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Today, Louis Vuitton announced it would be appointing streetwear designer Virgil Abloh as its artistic director of menswear.
Louis Vuitton is one of luxury fashion’s most visible brands and the same could be said about Abloh in the streetwear world.
Abloh is the designer for haute streetwear label Off-White, which sells $300 tees, $700 camo pants, and $915 denim jackets. While the average shopper certainly can’t afford Abloh’s clothes, which are sold at stores like Barneys and Bergdorf Goodman as well as the brand’s 11 boutiques, customers can still get a taste through the laundry list of collabs he’s done. (If you manage to get to them before they sell out or are listed for triple the price on eBay, anyway.) Abloh, who will be the first African-American artistic director at Louis Vuitton, has worked with highbrow labels like Moncler and Jimmy Choo, but he’s also teamed up with brands as accessible as Levi’s, Nike, Champion, Warby Parker, and Ikea. As the king of collabs, he’s been dubbed “the busiest man in fashion,” and is known as a creative who’s thrived off of the “digital hype-o-sphere” — that is, fashion brands that receive extreme hype for their reputation (and resale value).
While Abloh is a jack-of-all-trades — fashion designer, DJ, tastemaker — it’s fair to say he initially rose to fame as Kayne West’s creative director. He’s been in Kanye’s inner circle for over 15 years, to the point where West even brought him along on a Fendi internship in 2009. He oversees the rapper’s strategy for album covers, set designs, and tour merch, and being BFFs with a megastar has certainly helped out the client list for Off-White, which includes Rihanna, Gigi Hadid, Justin Bieber, and Beyoncè.
When speaking about his foray into fashion, Abloh has talked a lot about access. He’s described himself as someone who was a part of the “Tumblr generation,” where kids who couldn’t afford luxury fashion still got to learn about it, and develop a taste for it, via the internet. This is a point Abloh now wants to see through with luxury fashion. He told the New York Times that his new position will be an opportunity to “think through what the next chapter of design and luxury will mean.” Abloh is now putting together an eight-page “brand manual” that will comprise Louis Vuitton’s newest design language.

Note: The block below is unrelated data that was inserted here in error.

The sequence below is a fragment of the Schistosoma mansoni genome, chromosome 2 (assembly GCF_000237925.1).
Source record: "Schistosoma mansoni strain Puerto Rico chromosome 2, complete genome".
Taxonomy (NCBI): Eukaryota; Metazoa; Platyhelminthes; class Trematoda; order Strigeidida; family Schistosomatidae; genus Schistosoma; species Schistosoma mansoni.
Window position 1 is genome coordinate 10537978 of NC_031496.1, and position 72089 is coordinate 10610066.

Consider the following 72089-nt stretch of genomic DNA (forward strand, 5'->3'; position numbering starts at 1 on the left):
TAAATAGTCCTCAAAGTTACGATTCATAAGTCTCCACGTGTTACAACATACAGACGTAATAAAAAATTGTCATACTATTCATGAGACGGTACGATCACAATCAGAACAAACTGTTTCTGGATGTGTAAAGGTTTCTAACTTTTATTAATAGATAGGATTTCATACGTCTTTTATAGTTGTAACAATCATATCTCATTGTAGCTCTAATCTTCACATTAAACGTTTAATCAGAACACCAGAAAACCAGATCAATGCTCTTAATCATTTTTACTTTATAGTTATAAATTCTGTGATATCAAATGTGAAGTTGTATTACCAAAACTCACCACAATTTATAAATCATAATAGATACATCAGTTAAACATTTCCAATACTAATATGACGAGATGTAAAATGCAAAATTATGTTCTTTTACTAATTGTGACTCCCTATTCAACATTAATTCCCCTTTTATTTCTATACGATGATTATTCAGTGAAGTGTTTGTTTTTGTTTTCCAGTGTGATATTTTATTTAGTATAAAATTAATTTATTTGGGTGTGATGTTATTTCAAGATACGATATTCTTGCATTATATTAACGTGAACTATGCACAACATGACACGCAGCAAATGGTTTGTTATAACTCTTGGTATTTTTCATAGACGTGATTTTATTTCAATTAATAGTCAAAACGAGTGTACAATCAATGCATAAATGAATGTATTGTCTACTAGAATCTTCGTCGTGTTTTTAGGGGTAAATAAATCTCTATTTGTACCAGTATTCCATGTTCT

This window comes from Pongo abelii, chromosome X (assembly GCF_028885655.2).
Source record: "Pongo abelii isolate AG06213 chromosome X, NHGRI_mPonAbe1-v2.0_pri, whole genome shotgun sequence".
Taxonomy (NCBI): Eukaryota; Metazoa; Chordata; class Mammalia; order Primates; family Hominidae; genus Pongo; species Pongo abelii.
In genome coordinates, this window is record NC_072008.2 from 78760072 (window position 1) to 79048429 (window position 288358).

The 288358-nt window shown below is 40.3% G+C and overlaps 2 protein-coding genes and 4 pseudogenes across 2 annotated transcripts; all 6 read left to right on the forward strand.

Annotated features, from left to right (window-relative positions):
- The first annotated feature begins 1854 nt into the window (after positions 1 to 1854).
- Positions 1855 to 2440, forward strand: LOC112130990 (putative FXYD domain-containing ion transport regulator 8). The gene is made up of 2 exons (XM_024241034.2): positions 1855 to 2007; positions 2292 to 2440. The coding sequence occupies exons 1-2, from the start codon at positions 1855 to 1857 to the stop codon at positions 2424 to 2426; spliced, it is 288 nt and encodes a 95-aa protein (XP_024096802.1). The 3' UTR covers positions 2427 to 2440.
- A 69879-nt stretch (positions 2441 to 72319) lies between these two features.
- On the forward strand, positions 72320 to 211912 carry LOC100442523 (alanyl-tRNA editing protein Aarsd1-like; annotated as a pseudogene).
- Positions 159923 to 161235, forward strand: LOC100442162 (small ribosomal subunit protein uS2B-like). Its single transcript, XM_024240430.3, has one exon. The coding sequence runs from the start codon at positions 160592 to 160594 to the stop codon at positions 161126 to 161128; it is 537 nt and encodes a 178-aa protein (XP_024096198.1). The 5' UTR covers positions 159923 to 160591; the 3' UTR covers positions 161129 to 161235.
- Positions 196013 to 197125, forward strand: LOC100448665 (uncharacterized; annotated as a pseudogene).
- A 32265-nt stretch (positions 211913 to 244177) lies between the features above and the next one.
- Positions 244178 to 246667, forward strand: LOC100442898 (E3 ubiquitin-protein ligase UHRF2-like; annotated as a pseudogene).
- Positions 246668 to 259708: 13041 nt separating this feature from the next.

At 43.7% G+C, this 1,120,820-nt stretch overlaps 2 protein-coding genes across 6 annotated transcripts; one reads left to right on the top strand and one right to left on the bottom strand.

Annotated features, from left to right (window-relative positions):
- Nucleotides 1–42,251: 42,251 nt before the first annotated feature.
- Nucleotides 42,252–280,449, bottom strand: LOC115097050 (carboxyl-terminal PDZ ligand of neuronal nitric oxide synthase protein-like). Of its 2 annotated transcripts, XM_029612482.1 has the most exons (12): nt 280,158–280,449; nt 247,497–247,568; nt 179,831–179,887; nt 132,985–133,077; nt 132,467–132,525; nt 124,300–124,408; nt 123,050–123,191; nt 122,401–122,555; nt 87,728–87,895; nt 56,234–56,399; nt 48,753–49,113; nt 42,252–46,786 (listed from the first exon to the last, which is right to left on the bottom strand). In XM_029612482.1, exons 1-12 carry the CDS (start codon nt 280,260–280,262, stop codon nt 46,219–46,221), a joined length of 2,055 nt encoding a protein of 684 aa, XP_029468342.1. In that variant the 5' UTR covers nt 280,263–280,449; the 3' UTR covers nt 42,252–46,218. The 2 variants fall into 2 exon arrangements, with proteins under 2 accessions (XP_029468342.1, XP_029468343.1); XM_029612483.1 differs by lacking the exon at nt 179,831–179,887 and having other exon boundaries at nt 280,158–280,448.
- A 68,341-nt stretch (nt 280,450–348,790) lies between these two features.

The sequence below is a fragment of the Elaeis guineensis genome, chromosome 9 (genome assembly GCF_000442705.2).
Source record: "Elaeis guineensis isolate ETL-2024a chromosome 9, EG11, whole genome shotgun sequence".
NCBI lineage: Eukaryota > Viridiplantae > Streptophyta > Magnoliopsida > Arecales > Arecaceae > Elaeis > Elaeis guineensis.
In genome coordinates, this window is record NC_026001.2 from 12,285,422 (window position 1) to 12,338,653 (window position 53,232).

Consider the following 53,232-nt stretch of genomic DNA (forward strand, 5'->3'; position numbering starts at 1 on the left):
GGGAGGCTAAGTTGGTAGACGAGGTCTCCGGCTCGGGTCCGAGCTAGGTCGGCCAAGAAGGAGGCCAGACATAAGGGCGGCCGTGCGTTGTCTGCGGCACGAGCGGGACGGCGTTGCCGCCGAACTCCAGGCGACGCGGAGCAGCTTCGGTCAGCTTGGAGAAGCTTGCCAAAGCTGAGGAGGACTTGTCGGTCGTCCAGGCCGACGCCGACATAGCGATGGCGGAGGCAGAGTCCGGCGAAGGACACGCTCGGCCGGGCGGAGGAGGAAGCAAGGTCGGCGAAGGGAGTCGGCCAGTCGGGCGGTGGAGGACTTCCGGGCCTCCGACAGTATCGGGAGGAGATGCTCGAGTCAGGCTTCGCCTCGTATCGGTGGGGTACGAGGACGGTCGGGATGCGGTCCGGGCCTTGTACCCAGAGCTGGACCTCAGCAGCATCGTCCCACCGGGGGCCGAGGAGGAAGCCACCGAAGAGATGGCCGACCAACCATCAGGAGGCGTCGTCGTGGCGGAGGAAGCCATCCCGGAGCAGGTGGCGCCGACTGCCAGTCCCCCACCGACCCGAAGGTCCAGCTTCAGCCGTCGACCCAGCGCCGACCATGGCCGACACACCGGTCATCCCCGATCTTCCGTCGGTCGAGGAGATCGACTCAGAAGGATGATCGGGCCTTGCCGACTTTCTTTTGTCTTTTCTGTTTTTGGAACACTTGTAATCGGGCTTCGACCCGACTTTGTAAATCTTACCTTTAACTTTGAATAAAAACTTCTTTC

“For the last eight to 10 years we’ve been having this conversation about what’s new, and for me, that has to do with making luxury relatable across generations,” Abloh said. “The first thing I am going to do is define new codes. My muse has always been what people actually wear, and I am really excited to make a luxury version of that.”
Abloh also said that he’ll be helping Louis Vuitton think about how the company releases products — no doubt referring to the product “drops” the streetwear community thrives off of — as well as how it interacts “with the global political mood,” perhaps a nod to Louis Vuitton as yet another brand that will become politically active.
Louis Vuitton hiring Abloh isn’t just smart from a design perspective; the luxury fashion house is surely betting on some street cred with young shoppers by bringing on a big name. As the Times notes, the luxury brand’s menswear is in need of more visibility. Its logo-heavy bags and belts might be best-sellers, but Louis Vuitton clothing is not nearly as in-demand the way a streetwear company like Supreme is, where young, millennial shoppers are willing to wait in line for hours in any weather just to buy something from the brand’s weekly drop.
Abloh’s new position at Louis Vuitton also speaks to how luxury fashion is finally recognizing its need to keep up with current culture. Old-school brands like Chanel and Dior are still covetable, but as British department store Selfridges’s director of menswear Bosse Myhr told Business of Fashion, “there is a new guard of designers that represent the luxury culture.” There have been plenty of attempts to inject young hipness into stodgy old-school fashion houses; earlier this month, heritage British fashion house Burberry appointed Riccardo Tisci as its new creative director, even though Tisci’s vibe is a far cry from the tasteful, English style Burberry is known for. As Louis Vuitton gears up to trade its long-held identity for newness under Abloh, there’s certainly the risk that things, after a while, might all just start looking the same. But as Digiday put it earlier this year, there’s an ultimatum now for luxury fashion houses “as they look to win over a younger set of customers: Find a way to cop some street cred, or risk irrelevancy.”